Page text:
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Copper water lines in my house, is this going to be an issue?

Dec 21, 2010
Not sure if this is the right section or not for this but I know that copper is a no no for the water in the octo tank. I'll have to get some test for copper, but do you think that having the water lines in the house that supply the water for all of the focets is going to be an issue? I was planning on installing a Aquarium Pharmaceuticals Tap Water Filter or SpectraPure® Maxpure 25 GPD RO/DI System in my house to supply the tank water until I just realized the copper pipes.
I have always wondered about this myself... Unfortunately I believe that will always be a problem for you as I don’t think there is a way to filter out all of the copper. I am betting someone with a little more info on the matter will come along shortly and either confirm or clarify further.
Well I hope it's not going to be an issue this will really put a damper on my plans if I can not produce my own water for the water changes. My LFS is s small shop, and the next place within 75 miles is a Petco.
There are alot of things in tap water/faucet water that can be harmful to a variety of fish/inverts. Cu is not just harmful to cephalopods, but all inverts. And of course most heavy metals can do serious damage to these animals. My best advice is buy a really thurough RO machine and then run the water through some Cuprisorb. This should take the copper levels down to almost completely 0. I'm not sure off of the top of my head how you would rig it to go through the cuprisorb for a long period of time, but like I said, it's the best advice I can give you. We had a Cu issues in one of our tanks at work, so we put a bag of cuprisorb in the overflow and they dropped to 0 in about a week if I remember correctly. If you have some sort of mixing vat that you could hook up a canister filter(Ca+/PO4) and just fill it with cuprisorb instead of other media and put a decent flow through the canister you may get the same results. Though with this you would have to prepare your water well in advance, and testing for Cu prior to a water change would always be recommened for safe measures.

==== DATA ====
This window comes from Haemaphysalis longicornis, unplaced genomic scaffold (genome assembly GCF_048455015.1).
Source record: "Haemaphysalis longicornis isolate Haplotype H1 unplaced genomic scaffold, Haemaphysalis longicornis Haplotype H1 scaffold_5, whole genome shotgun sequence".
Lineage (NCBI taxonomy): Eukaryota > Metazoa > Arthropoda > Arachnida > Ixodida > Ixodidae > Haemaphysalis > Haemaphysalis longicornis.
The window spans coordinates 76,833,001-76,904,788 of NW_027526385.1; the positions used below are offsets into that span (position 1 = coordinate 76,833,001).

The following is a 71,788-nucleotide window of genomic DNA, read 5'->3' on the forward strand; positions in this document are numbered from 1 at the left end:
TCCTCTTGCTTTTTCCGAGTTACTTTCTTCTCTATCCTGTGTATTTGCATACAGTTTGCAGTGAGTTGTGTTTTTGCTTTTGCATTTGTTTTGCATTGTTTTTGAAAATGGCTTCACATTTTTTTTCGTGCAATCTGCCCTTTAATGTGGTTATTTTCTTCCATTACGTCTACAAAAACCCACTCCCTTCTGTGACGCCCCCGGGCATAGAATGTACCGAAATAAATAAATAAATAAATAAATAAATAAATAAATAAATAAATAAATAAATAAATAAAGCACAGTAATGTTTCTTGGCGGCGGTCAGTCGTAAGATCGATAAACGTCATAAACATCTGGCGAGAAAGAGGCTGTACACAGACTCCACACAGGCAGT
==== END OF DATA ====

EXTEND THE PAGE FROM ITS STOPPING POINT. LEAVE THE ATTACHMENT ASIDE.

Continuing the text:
Anyways I hope this helps, and best of luck getting your system set up.
I have copper pipes and I do not use RO or DI. I also had copper plumbing on my tank for the first 4 years of its existence and during the life of my first octo which lived longer than most we see, a full year. I have since removed the copper plumbing in my tank but I still use the water from my faucet to top off. I use tap water and a water treatment chemical that "removes chlorine and heavy metals"
I think too, it can depend a bit on the age of the pipes! We had some pipes here at the lab which if you left a glass of water sitting over night you got a bluegreen deposit on the bottom of the glass! I wouldn't drink it myself, :yuck: never mind use it for animals! (the pipes have since been replaced and a filtration system fitted!) Old pipes are going to be a real problem newer ones with cuprisorb etc will probably be OK, but you'll want to watch your Cu levels closely.
It certainly would be best to avoid copper altogether, but DI will avoid the problem as well. Over the years I've tried various chelating agents with mixed success. Some are toxic to stomatopods!

A couple of things to consider. First, you don't really want to remove ALL copper. Natural seawater has some trace amounts.